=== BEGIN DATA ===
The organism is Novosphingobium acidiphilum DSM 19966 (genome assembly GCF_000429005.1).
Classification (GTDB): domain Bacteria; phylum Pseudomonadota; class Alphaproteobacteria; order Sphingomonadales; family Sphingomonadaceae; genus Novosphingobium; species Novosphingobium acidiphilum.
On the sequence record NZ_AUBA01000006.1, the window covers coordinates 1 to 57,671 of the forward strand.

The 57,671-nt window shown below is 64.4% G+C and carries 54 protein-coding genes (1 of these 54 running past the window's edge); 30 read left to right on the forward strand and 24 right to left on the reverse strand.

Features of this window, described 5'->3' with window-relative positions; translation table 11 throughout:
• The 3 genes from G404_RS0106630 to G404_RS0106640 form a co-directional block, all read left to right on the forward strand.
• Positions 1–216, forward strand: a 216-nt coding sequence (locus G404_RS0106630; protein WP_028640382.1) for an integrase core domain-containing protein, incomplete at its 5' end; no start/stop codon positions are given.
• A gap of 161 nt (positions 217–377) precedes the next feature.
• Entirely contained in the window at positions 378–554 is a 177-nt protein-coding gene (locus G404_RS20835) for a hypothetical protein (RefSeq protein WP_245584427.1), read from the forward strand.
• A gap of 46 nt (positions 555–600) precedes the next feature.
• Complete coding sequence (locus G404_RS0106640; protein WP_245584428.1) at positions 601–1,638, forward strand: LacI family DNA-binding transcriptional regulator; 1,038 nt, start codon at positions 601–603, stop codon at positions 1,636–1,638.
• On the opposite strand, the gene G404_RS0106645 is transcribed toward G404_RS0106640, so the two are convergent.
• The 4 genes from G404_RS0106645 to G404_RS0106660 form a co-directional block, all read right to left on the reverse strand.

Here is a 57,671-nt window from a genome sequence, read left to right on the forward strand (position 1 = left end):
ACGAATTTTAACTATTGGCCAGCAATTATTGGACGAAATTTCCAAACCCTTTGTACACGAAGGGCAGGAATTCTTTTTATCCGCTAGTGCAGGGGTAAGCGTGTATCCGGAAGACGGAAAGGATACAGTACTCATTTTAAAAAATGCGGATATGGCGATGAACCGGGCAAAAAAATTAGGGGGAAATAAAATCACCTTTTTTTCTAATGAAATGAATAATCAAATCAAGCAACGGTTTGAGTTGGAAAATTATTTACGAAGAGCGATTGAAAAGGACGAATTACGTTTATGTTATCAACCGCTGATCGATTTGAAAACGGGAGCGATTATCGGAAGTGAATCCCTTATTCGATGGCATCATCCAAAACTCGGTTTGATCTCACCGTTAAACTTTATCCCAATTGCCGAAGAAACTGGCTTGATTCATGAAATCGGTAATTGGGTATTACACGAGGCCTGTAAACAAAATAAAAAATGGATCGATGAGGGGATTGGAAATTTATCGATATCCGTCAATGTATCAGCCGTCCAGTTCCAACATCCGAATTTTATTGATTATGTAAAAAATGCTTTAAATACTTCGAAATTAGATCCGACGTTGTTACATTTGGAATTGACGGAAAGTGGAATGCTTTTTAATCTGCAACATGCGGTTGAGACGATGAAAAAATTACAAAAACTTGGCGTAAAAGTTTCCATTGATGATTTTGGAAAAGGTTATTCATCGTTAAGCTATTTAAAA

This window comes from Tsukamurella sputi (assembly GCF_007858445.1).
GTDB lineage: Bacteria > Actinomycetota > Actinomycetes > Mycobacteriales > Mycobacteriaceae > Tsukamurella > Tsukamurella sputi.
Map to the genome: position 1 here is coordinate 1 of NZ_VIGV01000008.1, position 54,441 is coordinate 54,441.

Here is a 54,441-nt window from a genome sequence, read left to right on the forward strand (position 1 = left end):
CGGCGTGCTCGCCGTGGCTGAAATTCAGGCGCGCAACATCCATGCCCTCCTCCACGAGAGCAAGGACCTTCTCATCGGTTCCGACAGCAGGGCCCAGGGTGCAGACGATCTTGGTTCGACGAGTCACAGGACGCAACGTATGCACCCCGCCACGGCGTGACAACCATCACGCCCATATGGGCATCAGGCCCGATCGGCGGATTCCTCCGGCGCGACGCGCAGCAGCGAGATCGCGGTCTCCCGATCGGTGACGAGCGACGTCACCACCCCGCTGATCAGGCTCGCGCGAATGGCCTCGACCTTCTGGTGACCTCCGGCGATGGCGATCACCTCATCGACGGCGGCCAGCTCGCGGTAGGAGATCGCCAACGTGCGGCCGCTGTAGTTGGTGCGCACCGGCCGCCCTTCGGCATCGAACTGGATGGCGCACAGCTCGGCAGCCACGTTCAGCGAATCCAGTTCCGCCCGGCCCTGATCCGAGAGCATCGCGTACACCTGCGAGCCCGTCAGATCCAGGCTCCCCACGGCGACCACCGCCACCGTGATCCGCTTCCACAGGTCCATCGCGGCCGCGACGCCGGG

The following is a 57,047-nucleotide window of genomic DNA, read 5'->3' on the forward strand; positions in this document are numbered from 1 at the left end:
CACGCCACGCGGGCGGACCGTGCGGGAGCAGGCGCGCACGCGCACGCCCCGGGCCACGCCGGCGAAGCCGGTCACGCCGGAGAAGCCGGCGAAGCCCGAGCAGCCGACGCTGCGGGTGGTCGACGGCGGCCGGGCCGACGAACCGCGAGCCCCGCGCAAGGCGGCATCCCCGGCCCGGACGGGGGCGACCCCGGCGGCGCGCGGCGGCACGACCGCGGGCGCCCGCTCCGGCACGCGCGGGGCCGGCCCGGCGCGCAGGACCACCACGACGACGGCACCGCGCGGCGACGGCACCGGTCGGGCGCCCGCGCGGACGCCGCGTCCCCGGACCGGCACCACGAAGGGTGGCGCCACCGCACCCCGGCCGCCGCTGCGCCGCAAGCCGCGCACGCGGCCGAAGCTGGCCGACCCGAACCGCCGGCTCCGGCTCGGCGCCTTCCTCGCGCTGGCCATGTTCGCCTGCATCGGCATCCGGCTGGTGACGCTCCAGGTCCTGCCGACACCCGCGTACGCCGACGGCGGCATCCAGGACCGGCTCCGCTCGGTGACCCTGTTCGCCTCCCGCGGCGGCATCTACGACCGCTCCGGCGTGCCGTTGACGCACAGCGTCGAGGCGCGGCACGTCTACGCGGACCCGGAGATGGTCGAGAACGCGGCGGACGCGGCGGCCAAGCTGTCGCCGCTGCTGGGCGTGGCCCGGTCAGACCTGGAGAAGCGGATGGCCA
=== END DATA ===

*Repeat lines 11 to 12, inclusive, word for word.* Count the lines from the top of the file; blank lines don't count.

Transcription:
• Complete coding sequence (locus G404_RS0106640; protein WP_245584428.1) at positions 601–1,638, forward strand: LacI family DNA-binding transcriptional regulator; 1,038 nt, start codon at positions 601–603, stop codon at positions 1,636–1,638.
• On the opposite strand, the gene G404_RS0106645 is transcribed toward G404_RS0106640, so the two are convergent.